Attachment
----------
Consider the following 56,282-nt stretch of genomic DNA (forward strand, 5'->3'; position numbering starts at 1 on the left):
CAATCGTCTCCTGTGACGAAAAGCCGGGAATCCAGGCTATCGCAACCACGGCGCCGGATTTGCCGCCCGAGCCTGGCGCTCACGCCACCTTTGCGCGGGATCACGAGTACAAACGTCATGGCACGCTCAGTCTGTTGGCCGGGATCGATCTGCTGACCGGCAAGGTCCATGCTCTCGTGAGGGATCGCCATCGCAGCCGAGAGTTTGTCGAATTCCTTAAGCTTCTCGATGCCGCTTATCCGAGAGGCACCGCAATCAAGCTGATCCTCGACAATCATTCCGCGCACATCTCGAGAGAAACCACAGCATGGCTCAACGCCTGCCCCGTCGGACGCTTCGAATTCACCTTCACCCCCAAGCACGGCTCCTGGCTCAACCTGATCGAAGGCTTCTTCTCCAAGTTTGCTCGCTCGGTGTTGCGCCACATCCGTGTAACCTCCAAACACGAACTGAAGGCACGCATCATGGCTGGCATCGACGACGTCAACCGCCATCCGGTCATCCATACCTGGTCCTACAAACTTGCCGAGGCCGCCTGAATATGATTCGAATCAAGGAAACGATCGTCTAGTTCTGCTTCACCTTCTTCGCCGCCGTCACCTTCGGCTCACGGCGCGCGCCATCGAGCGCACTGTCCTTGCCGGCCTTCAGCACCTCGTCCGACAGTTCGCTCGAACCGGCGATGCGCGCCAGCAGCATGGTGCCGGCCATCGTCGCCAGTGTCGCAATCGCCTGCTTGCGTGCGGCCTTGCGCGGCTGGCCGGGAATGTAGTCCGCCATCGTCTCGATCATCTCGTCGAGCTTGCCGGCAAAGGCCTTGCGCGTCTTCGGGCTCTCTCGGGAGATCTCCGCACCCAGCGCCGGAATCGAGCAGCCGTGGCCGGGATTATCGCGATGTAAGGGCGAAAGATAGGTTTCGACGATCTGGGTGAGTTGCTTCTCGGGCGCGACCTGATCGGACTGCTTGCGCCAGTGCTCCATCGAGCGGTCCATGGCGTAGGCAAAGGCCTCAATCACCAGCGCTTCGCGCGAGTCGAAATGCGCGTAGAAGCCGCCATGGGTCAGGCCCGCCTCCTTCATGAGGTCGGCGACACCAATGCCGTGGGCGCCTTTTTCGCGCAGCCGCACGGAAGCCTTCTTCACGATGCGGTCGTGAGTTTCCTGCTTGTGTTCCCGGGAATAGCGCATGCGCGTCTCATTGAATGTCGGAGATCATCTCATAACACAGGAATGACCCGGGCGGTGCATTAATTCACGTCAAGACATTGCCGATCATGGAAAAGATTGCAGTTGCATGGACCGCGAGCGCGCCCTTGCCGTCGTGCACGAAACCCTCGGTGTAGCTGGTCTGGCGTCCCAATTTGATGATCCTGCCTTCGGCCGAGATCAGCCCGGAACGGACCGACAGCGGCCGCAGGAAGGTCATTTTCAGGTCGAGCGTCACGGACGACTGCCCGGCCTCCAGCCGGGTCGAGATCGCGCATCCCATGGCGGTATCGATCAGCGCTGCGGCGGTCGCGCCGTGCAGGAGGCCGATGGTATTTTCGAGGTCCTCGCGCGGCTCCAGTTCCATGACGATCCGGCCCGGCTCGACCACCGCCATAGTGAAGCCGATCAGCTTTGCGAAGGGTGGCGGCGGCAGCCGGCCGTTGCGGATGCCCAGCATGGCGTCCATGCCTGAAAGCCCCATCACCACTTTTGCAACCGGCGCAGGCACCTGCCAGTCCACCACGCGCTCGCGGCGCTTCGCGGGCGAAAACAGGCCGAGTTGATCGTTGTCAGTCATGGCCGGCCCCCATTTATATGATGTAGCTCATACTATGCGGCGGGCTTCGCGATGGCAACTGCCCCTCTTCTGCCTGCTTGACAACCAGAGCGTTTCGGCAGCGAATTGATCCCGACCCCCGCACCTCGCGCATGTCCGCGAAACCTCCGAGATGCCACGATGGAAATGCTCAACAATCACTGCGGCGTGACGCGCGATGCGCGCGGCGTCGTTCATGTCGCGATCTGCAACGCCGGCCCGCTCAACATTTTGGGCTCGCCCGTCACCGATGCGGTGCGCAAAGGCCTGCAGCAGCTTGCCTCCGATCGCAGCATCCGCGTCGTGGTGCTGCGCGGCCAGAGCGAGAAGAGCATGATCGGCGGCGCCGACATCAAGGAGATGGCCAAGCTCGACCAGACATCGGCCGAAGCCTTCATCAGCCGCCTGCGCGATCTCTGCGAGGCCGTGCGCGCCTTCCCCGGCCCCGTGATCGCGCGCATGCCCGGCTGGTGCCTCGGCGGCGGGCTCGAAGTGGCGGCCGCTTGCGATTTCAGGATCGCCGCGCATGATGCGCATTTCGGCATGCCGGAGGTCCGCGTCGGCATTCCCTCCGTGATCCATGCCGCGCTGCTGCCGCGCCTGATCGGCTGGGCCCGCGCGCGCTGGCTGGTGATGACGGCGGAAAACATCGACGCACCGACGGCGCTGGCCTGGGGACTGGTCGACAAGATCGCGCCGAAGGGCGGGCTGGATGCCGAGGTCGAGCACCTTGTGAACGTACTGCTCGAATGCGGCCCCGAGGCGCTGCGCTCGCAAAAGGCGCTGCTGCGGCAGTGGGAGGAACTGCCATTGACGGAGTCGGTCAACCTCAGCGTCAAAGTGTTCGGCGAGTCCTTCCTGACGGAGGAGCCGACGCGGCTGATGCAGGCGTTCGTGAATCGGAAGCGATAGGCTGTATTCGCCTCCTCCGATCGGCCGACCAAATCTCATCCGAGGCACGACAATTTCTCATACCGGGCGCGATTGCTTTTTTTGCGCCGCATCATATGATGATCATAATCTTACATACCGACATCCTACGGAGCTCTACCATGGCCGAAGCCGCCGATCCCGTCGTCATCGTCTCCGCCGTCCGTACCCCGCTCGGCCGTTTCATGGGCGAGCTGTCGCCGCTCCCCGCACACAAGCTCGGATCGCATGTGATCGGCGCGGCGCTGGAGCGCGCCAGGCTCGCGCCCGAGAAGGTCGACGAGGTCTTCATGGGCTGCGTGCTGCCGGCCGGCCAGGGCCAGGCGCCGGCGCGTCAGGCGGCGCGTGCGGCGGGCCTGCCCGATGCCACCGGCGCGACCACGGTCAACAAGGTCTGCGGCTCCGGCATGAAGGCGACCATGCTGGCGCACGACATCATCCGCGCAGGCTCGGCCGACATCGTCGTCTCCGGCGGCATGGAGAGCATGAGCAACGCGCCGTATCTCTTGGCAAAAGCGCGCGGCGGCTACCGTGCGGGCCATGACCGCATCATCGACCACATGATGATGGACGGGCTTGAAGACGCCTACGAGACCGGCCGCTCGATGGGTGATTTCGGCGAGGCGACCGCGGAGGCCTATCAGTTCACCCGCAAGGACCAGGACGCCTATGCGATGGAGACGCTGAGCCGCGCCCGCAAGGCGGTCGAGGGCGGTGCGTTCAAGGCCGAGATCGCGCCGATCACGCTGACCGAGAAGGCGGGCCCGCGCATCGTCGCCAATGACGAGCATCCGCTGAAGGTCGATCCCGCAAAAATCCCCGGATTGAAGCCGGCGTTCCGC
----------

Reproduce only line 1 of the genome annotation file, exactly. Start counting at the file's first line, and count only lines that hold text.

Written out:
Consider the following 56,282-nt stretch of genomic DNA (forward strand, 5'->3'; position numbering starts at 1 on the left):